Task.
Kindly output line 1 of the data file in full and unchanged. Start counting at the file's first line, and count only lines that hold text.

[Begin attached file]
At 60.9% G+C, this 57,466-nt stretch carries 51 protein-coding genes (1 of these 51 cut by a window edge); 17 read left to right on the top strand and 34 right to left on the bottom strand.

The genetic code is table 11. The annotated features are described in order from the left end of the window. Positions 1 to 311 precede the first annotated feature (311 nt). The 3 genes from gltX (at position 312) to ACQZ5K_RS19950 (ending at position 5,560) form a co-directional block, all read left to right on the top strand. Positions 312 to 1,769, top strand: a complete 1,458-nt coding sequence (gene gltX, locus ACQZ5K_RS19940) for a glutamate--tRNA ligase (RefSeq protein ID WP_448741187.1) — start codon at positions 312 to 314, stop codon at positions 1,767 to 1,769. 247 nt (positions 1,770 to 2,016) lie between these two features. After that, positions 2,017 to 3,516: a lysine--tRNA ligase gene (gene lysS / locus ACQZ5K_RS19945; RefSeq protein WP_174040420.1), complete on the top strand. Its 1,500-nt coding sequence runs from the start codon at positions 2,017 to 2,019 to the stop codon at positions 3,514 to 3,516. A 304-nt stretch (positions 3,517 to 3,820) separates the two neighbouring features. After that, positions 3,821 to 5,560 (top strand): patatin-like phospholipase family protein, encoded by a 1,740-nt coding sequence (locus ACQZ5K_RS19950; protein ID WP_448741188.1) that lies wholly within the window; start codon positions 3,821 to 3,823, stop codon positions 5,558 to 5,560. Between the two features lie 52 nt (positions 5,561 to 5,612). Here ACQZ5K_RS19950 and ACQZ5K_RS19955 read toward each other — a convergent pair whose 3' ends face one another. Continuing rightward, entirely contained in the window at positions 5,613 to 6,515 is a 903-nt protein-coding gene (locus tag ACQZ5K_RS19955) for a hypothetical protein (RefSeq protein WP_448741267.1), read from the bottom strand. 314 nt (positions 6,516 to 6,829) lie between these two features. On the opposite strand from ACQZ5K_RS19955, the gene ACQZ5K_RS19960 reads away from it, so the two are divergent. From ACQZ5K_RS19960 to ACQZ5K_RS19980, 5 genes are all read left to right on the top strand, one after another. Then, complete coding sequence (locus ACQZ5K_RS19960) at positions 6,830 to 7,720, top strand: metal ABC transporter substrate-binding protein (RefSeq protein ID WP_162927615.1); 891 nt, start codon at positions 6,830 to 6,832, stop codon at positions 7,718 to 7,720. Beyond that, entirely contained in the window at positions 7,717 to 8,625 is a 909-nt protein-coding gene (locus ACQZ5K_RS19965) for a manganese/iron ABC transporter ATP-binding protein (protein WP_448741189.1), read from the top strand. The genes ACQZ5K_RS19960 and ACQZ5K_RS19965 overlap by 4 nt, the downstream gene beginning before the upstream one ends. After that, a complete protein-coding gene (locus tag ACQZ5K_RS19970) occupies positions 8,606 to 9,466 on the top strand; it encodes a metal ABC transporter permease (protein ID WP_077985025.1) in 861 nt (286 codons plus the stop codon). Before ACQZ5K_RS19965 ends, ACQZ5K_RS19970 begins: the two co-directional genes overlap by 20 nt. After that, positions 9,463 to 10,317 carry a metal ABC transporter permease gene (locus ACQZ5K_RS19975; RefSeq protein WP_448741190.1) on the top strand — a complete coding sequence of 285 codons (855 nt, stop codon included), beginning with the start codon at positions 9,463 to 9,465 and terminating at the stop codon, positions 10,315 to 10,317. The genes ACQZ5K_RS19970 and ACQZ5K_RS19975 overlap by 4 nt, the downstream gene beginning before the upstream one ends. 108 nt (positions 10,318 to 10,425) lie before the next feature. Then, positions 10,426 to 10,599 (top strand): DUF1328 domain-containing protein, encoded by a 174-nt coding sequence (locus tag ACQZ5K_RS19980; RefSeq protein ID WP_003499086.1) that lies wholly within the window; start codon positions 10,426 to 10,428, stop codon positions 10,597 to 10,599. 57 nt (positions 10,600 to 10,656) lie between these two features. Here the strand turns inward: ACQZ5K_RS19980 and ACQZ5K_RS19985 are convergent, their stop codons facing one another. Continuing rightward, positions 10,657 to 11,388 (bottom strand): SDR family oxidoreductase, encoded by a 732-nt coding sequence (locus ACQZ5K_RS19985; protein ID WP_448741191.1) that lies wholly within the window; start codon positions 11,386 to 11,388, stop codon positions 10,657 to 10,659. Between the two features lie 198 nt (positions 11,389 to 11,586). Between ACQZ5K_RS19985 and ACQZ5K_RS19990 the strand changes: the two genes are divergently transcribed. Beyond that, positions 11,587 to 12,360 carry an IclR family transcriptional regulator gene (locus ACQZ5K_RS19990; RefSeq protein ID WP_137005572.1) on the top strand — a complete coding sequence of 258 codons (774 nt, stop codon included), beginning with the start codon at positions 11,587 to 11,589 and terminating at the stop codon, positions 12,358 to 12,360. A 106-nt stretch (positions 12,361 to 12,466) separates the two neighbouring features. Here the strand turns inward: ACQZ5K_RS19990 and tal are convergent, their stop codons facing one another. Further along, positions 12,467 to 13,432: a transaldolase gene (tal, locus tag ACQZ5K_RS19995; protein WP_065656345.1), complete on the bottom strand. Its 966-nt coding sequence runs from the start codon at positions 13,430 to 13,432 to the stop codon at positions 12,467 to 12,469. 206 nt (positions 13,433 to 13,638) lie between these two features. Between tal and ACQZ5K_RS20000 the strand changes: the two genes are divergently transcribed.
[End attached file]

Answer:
At 60.9% G+C, this 57,466-nt stretch carries 51 protein-coding genes (1 of these 51 cut by a window edge); 17 read left to right on the top strand and 34 right to left on the bottom strand.